Custody Issues | Symptoms & Treatment Options | Zencare — Zencare

Custody Issues

The prospect of any changes to our relationships with our children is, understandably, distressing. This is an issue many people face during the process of separation or divorce, when custody arrangements must be negotiated. Yet, it is important for the child’s wellbeing that a compromised plan is reached for their ongoing custody and support.

Aside from worry about the child and what it means for the future, negotiating custody can be time-consuming, entail stressful legal proceedings and fees, high conflict with the other parent, and mental health challenges. It can be difficult for you and your child to adjust to any changes in your relationships.

When the challenges associated with custody issues become especially prolonged or intense, they can lead to symptoms of common mental health conditions such as anxiety or depression. During this stressful time, it can be helpful to seek therapy for additional support.

Data from the 2016 Current Population Survey (CPS) indicates that (1):

This data suggests that many people have to negotiate custody issues and related challenges. Divorce and separation are associated with increased anxiety and depression, and increased risk of alcohol abuse (2). Another study found that mothers who lost custody of their children were at higher risk of depression, anxiety, and substance abuse compared to mothers dealing with the death of a child (3).

Divorce and separation are also associated with higher levels of anxiety and depression in children and adolescents (4, 5). Parental mental health can also impact on the wellbeing of children, compounding their vulnerability during the process of separation and custody changes.

People react in different ways when faced with stressful situations like child custody. Some of the common mental health challenges include:  

Types of custody issues

What to do if you experience custody issues

There are many things you can do to look after yourself and the wellbeing of your child. This is important, in order to work towards the best future outcomes for you all. Consider a combination of the following:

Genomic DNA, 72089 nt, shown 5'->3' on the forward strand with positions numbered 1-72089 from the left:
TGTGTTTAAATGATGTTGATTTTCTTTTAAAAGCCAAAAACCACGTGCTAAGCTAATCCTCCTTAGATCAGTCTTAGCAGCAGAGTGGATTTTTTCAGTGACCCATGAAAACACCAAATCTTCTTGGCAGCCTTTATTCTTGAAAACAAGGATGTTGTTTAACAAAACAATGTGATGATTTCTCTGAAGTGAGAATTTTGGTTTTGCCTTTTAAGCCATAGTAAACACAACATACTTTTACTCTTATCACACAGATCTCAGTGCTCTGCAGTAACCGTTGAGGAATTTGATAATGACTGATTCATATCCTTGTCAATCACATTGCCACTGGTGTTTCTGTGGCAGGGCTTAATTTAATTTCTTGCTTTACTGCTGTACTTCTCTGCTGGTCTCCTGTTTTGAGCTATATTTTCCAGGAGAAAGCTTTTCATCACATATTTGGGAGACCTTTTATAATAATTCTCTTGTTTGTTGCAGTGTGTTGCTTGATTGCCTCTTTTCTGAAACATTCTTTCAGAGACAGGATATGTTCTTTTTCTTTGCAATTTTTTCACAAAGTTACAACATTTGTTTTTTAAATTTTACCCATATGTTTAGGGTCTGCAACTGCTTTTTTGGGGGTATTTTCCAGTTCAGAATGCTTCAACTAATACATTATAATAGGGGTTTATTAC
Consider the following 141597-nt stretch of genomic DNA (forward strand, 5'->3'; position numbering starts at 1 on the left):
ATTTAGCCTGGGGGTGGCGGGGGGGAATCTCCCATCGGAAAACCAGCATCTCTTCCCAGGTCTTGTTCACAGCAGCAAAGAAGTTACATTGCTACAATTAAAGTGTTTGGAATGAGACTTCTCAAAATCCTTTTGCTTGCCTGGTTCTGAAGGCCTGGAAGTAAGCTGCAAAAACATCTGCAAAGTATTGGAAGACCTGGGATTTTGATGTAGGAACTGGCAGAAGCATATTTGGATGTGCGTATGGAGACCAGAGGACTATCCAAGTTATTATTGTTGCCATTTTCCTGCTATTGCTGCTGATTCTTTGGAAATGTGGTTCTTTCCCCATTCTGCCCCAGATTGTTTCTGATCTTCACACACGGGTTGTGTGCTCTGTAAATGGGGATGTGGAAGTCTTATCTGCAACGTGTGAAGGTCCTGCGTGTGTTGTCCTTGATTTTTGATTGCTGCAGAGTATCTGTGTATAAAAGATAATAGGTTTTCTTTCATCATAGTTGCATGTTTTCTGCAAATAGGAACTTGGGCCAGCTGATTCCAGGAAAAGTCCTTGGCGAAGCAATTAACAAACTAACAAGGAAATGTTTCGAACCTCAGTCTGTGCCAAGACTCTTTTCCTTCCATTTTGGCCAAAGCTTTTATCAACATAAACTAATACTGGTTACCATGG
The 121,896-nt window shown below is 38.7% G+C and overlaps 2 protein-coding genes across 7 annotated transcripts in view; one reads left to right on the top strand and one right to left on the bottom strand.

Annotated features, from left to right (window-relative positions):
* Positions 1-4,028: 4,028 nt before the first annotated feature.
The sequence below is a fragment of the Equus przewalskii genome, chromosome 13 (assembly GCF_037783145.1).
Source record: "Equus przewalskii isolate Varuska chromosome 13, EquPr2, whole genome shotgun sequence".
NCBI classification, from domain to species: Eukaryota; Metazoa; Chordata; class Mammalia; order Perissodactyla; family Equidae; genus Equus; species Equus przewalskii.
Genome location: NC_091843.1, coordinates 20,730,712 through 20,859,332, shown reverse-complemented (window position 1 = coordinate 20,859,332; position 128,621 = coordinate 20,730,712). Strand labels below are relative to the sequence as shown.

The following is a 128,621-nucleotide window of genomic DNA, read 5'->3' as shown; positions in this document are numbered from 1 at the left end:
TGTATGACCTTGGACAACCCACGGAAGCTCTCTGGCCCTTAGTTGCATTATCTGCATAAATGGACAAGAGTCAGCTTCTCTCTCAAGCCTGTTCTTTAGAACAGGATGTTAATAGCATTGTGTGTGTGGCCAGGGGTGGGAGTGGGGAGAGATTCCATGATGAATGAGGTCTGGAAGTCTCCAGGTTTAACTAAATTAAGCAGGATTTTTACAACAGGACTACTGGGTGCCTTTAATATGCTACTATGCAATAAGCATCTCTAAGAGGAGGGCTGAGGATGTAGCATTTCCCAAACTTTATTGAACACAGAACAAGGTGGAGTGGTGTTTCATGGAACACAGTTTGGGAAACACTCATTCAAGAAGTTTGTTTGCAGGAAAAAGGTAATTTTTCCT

Therapy types to consider

There are a number of different types of therapy that you could consider for yourself and your child for challenges associated with custody issues. Therapy types include:

What to look for in a therapist for challenges associated with custody issues

The best-fitting type of therapist will depend on individual factors, symptoms, your location and finances. You’ll want to consider whether you are seeking therapy for yourself, your child, both, or even perhaps with the child’s other parent. When selecting a mental health professional, it can be helpful to consider the following factors:

Personal fit

When you are seeking therapy for any reason, it’s important to consider the potential for developing a strong working relationship with your therapist. The trusting working relationship with a therapist is called the therapeutic alliance, and it’s the number one indicator of treatment efficacy.

Qualifications and experience

It is important to look for a licensed mental health professional. This ensures that the therapist you work with has undertaken the appropriate education and training. You might want to look for a therapist who specializes in family systems, or working with children, for example.

Talk in advance

The best way to judge how you might feel about your prospective therapist is to ask for a preliminary phone call. Most therapists will be happy to oblige. This gives you the opportunity to ask about:

Try to speak to a few different therapists before making your mind up.

New to therapy? Learn about how to find a therapist here.

Sources and references